The 1930 Meuse Valley fog killed 60 people in Belgium owing to a combination of industrial air pollution and climatic conditions in December that year.
The River Meuse flows from France through Belgium and the Netherlands before entering the North Sea. The area in the Meuse Valley where the incident occurred is densely populated and has many factories. There were several thousand cases of illness over a period of two or three days and the sixty deaths occurred at the same time. Fifty-six of the deaths were to the east of Engis.
The main symptom was dyspnea (shortness of breath) and the average age of those who died was 62, over a range of ages of 20 to 89 years. Cattle in the area were also affected. Kaj Roholm, Danish scientist and the world's leading authority on fluorine, determined that it was the fluorine gas from the nearby factories that was the killer. The exact date of this disaster is unknown. A statue and plaque commemorating those who died were inaugurated in Engis on 2 December 2000.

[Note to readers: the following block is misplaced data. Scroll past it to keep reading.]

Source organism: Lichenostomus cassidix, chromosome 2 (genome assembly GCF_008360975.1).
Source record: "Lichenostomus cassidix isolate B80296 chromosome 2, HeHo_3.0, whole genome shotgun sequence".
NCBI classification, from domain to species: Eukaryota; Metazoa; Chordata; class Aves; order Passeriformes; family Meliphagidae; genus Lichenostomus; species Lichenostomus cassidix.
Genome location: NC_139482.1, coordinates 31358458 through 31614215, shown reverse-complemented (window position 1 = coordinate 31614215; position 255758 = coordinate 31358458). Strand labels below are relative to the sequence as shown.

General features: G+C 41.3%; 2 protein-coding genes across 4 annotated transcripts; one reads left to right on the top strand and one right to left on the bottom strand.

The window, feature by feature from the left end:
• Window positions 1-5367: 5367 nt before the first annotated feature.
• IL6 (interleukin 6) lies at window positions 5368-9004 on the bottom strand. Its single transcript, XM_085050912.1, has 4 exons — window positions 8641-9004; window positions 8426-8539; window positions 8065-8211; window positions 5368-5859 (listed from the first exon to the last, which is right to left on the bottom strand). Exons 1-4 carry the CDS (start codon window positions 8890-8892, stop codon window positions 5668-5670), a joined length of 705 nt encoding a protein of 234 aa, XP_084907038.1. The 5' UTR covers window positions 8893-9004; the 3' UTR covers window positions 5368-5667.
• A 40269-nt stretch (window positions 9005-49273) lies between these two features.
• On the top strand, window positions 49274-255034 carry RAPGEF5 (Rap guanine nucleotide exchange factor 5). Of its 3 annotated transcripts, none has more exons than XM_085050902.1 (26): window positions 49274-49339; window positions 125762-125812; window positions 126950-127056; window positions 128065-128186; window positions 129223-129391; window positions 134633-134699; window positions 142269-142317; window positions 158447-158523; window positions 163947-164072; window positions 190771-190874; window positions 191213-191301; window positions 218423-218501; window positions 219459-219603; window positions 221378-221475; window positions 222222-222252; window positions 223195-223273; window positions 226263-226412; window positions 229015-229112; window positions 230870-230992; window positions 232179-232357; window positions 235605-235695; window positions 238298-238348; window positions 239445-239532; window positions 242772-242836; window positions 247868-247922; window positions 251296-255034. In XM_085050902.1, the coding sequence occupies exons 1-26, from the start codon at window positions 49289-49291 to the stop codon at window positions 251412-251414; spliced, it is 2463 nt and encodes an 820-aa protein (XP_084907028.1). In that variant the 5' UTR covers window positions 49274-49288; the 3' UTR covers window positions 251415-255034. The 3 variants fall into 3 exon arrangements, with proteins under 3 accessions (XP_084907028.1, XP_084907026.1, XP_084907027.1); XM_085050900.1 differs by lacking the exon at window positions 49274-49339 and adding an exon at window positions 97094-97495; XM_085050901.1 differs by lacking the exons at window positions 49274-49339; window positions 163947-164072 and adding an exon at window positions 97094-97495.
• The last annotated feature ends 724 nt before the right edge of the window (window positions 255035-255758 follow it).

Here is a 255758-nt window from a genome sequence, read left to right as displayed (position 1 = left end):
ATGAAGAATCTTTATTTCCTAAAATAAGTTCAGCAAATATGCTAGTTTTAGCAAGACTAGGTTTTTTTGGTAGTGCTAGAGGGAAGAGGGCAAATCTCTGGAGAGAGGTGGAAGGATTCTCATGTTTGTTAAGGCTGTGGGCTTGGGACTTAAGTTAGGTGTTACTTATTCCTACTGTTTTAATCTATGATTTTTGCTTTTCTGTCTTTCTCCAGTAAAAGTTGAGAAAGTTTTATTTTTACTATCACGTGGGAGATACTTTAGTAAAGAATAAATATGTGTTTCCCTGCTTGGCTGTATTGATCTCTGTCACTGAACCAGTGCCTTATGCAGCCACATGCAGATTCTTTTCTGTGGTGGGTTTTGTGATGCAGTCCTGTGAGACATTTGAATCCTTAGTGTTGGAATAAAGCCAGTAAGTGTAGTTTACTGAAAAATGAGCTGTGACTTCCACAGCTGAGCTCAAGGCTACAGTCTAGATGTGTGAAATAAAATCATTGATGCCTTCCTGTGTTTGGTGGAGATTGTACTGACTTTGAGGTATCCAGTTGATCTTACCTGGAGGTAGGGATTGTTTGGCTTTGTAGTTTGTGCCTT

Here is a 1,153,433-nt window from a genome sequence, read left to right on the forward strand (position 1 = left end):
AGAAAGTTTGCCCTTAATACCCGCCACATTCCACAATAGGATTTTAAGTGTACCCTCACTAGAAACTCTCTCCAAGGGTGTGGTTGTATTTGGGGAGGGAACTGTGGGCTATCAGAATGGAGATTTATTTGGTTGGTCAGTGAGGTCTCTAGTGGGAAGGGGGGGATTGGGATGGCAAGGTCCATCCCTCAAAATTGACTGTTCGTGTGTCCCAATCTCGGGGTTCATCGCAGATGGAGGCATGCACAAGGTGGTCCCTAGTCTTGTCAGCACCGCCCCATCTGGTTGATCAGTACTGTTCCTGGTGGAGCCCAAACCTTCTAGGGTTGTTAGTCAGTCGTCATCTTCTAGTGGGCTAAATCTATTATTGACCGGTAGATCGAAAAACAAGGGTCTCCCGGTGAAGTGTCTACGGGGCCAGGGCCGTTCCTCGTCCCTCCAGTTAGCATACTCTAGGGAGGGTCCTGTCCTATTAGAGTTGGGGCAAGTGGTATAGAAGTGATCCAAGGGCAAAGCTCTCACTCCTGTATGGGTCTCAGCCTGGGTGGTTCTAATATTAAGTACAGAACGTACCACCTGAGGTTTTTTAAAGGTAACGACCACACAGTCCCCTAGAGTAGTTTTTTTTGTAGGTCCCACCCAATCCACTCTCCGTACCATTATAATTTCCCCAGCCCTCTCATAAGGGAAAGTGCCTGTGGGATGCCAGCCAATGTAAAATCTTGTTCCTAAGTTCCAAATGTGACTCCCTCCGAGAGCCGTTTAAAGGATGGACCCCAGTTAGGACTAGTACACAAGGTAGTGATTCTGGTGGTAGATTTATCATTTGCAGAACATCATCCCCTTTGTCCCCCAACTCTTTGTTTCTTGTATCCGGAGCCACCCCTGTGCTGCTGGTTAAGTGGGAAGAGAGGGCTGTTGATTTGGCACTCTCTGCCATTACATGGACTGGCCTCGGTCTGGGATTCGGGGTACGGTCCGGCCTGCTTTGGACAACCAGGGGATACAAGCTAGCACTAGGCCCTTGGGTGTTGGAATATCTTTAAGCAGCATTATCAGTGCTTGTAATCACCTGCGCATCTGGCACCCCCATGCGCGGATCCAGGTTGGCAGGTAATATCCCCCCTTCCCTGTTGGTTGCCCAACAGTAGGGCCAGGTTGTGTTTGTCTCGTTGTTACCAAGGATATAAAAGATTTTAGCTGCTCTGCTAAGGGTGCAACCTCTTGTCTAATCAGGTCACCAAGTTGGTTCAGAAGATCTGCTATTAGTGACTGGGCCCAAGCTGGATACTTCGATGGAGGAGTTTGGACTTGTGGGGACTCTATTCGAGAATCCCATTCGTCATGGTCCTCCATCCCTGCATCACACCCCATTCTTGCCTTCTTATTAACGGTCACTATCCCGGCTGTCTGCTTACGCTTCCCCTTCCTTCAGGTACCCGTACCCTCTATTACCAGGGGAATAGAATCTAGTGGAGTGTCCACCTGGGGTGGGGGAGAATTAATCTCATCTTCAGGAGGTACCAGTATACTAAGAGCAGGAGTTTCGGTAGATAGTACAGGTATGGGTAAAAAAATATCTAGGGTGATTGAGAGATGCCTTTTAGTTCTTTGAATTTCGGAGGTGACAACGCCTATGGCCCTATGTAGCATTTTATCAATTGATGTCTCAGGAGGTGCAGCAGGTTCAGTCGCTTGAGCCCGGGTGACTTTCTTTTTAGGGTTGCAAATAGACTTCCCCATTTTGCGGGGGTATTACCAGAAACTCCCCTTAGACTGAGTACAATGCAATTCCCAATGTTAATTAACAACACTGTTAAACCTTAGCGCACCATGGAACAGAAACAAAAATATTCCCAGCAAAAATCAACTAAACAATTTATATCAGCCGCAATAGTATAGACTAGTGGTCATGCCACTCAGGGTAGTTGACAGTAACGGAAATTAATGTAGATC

- Roholm, K. (1937). "The fog disaster in the Meuse Valley, 1930: A fluorine intoxication". J. Ind. Hyg. Toxicol. 19 (3): 126–137.
- Nemery, Benoit; Peter HM Hoet, Abderrahim Nemmar (2001). "The Meuse Valley fog of 1930: an air pollution disaster". The Lancet. 357 (9257): 704–708. doi:10.1016/S0140-6736(00)04135-0. ISSN 0140-6736. PMID 11247570.
- Firket, J. (1936). "Fog along the Meuse valley". Transactions of the Faraday Society. 32: 1192. doi:10.1039/TF9363201192. ISSN 0014-7672.